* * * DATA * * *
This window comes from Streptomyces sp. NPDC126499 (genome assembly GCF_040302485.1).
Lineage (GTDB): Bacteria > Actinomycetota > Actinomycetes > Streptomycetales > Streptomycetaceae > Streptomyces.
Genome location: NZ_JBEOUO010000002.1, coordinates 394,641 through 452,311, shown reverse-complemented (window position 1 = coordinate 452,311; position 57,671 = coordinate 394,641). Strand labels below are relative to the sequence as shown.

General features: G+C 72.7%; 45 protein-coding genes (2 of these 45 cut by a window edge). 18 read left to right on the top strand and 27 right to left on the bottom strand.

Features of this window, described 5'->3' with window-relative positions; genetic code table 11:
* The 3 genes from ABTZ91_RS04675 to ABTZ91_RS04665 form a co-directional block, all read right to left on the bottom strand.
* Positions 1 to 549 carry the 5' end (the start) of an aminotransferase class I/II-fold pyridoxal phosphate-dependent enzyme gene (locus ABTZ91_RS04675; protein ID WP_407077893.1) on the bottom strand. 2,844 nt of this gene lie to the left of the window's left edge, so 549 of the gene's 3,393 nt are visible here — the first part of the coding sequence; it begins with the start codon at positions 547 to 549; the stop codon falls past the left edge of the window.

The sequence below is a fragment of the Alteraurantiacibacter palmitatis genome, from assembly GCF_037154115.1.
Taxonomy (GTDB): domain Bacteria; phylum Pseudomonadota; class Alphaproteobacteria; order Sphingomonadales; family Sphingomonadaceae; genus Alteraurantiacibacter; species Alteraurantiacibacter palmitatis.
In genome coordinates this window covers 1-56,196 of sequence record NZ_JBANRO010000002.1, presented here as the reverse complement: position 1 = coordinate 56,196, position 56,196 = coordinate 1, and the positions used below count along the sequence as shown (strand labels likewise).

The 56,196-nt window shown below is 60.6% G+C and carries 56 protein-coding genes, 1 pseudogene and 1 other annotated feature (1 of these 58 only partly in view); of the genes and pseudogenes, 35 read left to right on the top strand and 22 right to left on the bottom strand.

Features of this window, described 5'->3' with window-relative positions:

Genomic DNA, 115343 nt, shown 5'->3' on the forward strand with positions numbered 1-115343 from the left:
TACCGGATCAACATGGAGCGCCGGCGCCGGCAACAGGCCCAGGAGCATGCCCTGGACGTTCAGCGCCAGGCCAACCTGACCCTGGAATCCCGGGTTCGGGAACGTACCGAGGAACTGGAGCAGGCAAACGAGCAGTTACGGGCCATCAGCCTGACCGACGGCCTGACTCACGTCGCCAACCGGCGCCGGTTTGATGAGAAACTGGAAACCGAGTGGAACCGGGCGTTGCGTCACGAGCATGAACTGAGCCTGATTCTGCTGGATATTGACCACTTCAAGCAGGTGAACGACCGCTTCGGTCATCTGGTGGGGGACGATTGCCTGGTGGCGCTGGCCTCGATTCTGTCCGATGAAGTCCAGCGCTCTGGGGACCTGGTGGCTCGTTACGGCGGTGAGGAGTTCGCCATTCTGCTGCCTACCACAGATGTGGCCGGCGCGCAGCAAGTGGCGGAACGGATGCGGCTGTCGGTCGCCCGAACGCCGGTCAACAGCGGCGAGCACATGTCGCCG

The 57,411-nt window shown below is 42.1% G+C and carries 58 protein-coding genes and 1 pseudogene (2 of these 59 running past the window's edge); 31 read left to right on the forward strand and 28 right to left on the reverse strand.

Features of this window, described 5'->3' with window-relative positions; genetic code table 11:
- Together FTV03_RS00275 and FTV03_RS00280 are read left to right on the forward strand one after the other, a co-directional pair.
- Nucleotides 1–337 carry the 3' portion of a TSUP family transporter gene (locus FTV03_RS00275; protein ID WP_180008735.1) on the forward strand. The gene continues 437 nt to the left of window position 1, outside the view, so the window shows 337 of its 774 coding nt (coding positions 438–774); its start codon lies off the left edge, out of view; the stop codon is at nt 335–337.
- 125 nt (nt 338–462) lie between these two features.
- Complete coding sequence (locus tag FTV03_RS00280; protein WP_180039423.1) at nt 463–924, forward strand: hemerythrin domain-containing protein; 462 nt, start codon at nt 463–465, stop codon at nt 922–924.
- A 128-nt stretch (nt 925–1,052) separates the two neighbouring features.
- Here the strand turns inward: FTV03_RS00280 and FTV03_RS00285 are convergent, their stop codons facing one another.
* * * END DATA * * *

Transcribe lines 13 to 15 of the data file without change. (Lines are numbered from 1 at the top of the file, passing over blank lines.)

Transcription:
Genomic DNA, 115343 nt, shown 5'->3' on the forward strand with positions numbered 1-115343 from the left:
TACCGGATCAACATGGAGCGCCGGCGCCGGCAACAGGCCCAGGAGCATGCCCTGGACGTTCAGCGCCAGGCCAACCTGACCCTGGAATCCCGGGTTCGGGAACGTACCGAGGAACTGGAGCAGGCAAACGAGCAGTTACGGGCCATCAGCCTGACCGACGGCCTGACTCACGTCGCCAACCGGCGCCGGTTTGATGAGAAACTGGAAACCGAGTGGAACCGGGCGTTGCGTCACGAGCATGAACTGAGCCTGATTCTGCTGGATATTGACCACTTCAAGCAGGTGAACGACCGCTTCGGTCATCTGGTGGGGGACGATTGCCTGGTGGCGCTGGCCTCGATTCTGTCCGATGAAGTCCAGCGCTCTGGGGACCTGGTGGCTCGTTACGGCGGTGAGGAGTTCGCCATTCTGCTGCCTACCACAGATGTGGCCGGCGCGCAGCAAGTGGCGGAACGGATGCGGCTGTCGGTCGCCCGAACGCCGGTCAACAGCGGCGAGCACATGTCGCCG

The 57,411-nt window shown below is 42.1% G+C and carries 58 protein-coding genes and 1 pseudogene (2 of these 59 running past the window's edge); 31 read left to right on the forward strand and 28 right to left on the reverse strand.